Pianists Stephanie Ho and Saar Ahuvia collaborate as DUO Stephanie and Saar in performances noted for their artistic versatility, elegance and intellectual curiosity.Their 2016 performance at Makrokosmos Project in Portland, OR led Oregon Arts Watch to proclaim that “in the hands of (Ho & Ahuvia) the work (Philip Glass’ Four Movements) emanated a sheer joy of piano sound.” Also noted was their “masterly” performance of George Crumb’s Otherworldly Resonances which “scintillated with dense tintinnabulations reminiscent of Olivier Messiaen’s battiest religious ecstasies.”
The duo’s 2015 performance at the Sarajevo Chamber Music Festival featured George Crumb’s dazzling Celestial Mechanics for amplified piano and other cutting-edge American works to international acclaim by Radio Sarajevo. “Stephanie and Saar’s last night’s performance once again recalled all the epithets of elegant and innovative, that have been following them throughout their career.” In celebration of György Kurtág’s 90th birthday in 2015, DUO Stephanie and Saar toured with “Hommage à J.S.B.”, a program that featured Kurtág’s Játékok alongside selections from Bach’s Art of Fugue. Their program also featured the dazzling four hand transcription of Ludwig van Beethoven’s Quartet in C Major, Op. 59 No. 3 “Razumovsky.”
Other recent performances include Mozart’s Concerto for Two Pianos, K. 365 with Musikkreis Horgen (Switzerland), PianoForte Salon Live on Chicago’s WFMT 98.7, Dranoff 2 Piano Foundation’s “Film Goes Classical: A 2 Piano Celebration of the Movies” at Miami’s Coral Gables Arts Cinema and a live concert on All Classical Portland’s Thursdays @ Three.
As probing recording artists, the duo explores repertoire with concomitant classical and contemporary sensibilities. Beethoven Dialogues, their 2014 album featuring Beethoven Quartets Op. 18 Nos. 1, 4 and 6 in rarely heard four hand arrangements, was performed in its entirety at New York City’s (le) poisson rouge and chosen as Album of the Week on WQXR. Bach Crossings, the duo’s 2012 album featuring György Kurtág’s illuminating transcriptions of Bach, continues to receive acclaim. International Piano Magazine states, “It is clear from the precision and elegant phrasing on this disc that this is a tight partnership between..."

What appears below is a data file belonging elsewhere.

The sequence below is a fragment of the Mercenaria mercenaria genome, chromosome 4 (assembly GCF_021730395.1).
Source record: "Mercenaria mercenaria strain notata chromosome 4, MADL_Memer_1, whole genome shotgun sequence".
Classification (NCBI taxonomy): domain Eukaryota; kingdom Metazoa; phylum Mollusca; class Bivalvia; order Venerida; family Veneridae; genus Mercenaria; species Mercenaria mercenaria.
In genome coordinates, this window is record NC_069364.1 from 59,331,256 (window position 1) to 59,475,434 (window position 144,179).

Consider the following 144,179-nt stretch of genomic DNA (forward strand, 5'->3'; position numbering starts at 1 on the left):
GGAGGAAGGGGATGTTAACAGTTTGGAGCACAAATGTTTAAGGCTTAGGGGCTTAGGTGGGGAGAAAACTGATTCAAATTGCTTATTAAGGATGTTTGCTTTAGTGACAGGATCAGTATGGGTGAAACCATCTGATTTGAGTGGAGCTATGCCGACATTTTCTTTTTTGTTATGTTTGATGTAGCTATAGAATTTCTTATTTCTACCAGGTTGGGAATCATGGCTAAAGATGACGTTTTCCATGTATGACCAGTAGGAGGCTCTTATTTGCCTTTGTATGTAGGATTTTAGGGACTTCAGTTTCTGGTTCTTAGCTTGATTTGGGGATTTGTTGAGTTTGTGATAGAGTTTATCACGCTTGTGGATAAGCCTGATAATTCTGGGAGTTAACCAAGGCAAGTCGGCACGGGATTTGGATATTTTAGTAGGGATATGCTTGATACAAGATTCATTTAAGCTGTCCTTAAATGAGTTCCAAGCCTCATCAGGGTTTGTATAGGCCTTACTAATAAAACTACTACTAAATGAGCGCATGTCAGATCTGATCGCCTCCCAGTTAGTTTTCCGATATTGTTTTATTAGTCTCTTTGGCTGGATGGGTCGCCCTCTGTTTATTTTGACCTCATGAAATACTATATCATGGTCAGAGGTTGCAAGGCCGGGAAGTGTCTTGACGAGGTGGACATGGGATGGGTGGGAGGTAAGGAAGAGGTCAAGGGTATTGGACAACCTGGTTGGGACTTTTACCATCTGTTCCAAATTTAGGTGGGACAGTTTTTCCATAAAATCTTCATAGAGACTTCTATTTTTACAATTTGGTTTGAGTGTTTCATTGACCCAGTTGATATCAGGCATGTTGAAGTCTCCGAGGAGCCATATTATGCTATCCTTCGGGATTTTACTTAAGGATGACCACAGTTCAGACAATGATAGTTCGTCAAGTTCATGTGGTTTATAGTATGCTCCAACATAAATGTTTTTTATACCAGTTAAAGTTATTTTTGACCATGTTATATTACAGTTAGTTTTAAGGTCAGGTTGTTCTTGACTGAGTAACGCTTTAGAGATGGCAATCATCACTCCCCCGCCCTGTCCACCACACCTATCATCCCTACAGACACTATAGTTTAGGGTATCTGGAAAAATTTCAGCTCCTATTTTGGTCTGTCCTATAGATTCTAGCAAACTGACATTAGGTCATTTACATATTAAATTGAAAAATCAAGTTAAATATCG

Highlights from their eclectic programming include a jazz-inspired concert at the South Miami- Dade Cultural Arts Center featuring the world premiere of Fantasia de Très Mundos by Cuban- American jazz pianist Martin Bejerano. In celebrating the 100th anniversary of Igor Stravinsky’s Rite of Spring, DUO Stephanie and Saar toured Rite in four-hand, two-piano and mixed ensemble arrangements. Multiple collaborations with Michael Linville and the New World Symphony Percussion Consort featured Linville’s own arrangement of Igor Stravinsky’s Petrouchka and André Boucourechliev’s aleatoric fantasy piece Archipel I. The duo takes special pride in a performance at the residence of the United States Ambassador in Berlin, Germany, featuring works by Henry Martin (US), Avner Dorman (Israel) and Felix Mendelssohn.